IoN achieves Silver Athena SWAN award
4 August 2020
UCL Queen Square Institute of Neurology has received a Silver Athena SWAN award in recognition of their commitment and progress towards gender equality.
The Athena SWAN awards celebrate good practise in higher education and research institutions towards the advancement of gender equality, representation, progression and success for all.
Institutes that sign up to the charter commit to adopting ten principles which focus on promoting and supporting gender equality for women. In particular, the charter aims to address what is known as the “leaky pipeline” of women progressing to senior roles in science by removing obstacles to their advancement, ensuring equal pay and mainstreaming support through action at all levels across the department or organisation.
The Institute of Neurology has achieved a coveted Silver Athena SWAN Award which recognises the Institute’s dedication to the advancement of equality through the evidence-based actions plans and initiatives set in place to eliminate gender bias.
Professor Nicholas Wood, co-chair of the Self-Assessment Team for Athena SWAN, said: "We are delighted to be awarded silver as a recognition of the very important step being taken to address inequalities in our workplace. We aim for this to stimulate further change and improvements across the department."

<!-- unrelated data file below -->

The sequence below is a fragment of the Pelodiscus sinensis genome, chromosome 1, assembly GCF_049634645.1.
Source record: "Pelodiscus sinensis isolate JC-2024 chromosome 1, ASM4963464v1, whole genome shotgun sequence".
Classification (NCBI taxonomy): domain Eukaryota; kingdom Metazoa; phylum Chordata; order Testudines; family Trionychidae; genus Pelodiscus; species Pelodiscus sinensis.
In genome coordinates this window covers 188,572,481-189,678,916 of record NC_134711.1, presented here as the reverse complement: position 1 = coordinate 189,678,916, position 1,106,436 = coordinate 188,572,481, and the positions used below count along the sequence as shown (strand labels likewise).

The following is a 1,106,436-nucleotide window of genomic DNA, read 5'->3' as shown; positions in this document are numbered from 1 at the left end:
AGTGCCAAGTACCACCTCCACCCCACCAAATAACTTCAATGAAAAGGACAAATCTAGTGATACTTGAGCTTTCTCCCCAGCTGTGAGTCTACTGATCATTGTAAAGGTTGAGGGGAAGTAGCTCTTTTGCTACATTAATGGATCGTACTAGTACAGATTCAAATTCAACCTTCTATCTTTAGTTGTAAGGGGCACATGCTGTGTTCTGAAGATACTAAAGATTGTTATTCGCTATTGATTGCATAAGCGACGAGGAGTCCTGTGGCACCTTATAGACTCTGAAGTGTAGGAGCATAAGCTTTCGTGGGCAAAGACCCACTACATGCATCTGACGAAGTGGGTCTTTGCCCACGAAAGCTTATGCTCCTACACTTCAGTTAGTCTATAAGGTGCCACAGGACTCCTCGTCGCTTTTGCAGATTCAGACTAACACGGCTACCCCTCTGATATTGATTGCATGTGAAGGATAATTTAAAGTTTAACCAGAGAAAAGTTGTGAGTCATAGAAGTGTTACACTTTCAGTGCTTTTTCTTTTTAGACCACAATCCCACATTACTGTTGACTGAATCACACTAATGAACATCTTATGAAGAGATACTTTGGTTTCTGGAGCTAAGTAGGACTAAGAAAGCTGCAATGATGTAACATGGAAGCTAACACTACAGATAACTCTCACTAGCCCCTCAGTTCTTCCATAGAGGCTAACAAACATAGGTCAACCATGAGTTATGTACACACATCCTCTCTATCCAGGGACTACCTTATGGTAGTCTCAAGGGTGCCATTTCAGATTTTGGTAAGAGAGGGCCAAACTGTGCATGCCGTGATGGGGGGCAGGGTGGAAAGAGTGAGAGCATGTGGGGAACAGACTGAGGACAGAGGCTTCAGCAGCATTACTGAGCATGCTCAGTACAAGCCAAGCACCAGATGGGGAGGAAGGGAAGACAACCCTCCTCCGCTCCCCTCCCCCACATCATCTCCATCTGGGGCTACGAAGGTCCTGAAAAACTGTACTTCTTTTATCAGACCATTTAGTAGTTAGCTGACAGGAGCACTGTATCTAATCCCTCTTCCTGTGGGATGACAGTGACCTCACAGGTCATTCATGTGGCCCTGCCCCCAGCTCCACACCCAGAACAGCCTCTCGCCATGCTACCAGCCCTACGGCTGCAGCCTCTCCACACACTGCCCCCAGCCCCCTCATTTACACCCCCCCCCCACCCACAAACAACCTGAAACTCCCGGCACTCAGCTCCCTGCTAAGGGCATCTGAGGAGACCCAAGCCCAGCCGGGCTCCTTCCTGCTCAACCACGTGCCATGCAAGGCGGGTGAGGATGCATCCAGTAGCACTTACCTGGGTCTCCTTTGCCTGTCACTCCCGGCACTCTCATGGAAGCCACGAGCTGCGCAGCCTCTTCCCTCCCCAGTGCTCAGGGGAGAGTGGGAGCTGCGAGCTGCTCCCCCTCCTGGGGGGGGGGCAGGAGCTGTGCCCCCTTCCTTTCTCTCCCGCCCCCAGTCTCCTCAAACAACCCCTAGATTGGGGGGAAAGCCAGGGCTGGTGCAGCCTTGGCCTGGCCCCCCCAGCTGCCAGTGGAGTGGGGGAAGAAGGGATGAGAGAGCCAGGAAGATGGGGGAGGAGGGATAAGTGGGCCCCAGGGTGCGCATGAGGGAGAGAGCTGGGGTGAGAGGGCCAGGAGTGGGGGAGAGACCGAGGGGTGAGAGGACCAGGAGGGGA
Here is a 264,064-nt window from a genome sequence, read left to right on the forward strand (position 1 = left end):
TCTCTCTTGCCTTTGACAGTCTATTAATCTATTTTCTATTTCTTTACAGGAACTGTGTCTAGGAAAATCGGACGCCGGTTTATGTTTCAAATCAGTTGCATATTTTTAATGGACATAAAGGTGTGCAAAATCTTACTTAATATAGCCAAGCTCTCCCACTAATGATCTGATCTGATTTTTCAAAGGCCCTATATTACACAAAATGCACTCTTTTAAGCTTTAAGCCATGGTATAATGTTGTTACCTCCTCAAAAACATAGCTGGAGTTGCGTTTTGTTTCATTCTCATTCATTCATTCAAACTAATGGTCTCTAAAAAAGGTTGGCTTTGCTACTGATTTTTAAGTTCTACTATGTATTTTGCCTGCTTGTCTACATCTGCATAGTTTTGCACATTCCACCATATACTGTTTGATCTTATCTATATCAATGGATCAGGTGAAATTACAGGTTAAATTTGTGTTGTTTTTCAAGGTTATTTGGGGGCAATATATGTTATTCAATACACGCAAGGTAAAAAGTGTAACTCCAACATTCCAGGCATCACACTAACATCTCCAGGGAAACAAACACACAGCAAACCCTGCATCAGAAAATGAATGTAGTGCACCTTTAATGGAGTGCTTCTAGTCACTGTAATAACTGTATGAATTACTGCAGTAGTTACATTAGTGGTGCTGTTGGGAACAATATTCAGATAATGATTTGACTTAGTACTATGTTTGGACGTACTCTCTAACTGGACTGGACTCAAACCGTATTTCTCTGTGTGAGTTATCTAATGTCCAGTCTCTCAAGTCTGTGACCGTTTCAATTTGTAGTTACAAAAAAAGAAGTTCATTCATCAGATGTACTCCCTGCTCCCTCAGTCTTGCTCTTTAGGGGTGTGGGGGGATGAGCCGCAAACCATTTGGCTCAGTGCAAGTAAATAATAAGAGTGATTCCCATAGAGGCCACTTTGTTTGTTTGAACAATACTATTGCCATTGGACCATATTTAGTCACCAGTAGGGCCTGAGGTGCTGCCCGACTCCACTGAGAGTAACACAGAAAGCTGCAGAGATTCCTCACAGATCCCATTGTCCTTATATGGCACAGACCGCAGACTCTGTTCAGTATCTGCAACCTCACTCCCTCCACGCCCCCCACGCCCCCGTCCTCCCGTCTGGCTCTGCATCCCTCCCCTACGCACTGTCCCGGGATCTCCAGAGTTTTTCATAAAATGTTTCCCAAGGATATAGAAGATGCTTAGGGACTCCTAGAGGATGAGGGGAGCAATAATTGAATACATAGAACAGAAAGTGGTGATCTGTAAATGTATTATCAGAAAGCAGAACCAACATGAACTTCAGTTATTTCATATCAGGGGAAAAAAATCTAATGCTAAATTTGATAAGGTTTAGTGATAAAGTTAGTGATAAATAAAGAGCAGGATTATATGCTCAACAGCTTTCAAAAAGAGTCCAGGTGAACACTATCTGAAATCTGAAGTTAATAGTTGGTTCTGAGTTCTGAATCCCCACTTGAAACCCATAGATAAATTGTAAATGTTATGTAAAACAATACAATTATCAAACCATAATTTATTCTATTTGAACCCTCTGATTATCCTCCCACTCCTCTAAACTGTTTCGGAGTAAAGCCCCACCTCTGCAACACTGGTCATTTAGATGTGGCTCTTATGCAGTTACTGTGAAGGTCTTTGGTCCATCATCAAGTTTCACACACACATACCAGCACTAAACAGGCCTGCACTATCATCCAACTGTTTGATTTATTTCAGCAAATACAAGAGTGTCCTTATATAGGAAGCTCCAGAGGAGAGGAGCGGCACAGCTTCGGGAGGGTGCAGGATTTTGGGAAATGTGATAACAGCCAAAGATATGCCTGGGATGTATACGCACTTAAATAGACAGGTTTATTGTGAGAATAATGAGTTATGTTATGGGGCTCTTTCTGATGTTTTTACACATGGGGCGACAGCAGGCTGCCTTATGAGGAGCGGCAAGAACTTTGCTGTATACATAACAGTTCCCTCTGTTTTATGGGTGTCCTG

Professor Elizabeth Fisher, co-chair of the Self-Assessment Team for Athena SWAN, added: "This is a wonderful outcome from the hard work of many people to increase diversity at all levels. We still have a lot of work to do, but it is so encouraging to receive this award in recognition of all our efforts and to acknowledge our future plans."
Professor Alan Thompson Dean of the Faculty of Brain Sciences said: “A huge congratulations goes to the whole team at the Institute of Neurology for receiving a Silver Athena SWAN award, recognising the Institute’s ongoing commitment to progressing gender equality – a magnificent achievement.”
The Athena SWAN Charter was established in 2005 to encourage and recognise commitment to advancing the careers of women in science, technology, engineering, maths and medicine (STEMM) employment in higher education and research.
In 2015 the charter was expanded to include non-STEMMour depa subjects and recognise work undertaken in arts, humanities, social sciences, business and law (AHSSBL), and in professional and support roles, and for trans staff and students. The charter now recognises work undertaken to address gender equality more broadly, and not just barriers to progression that affect women.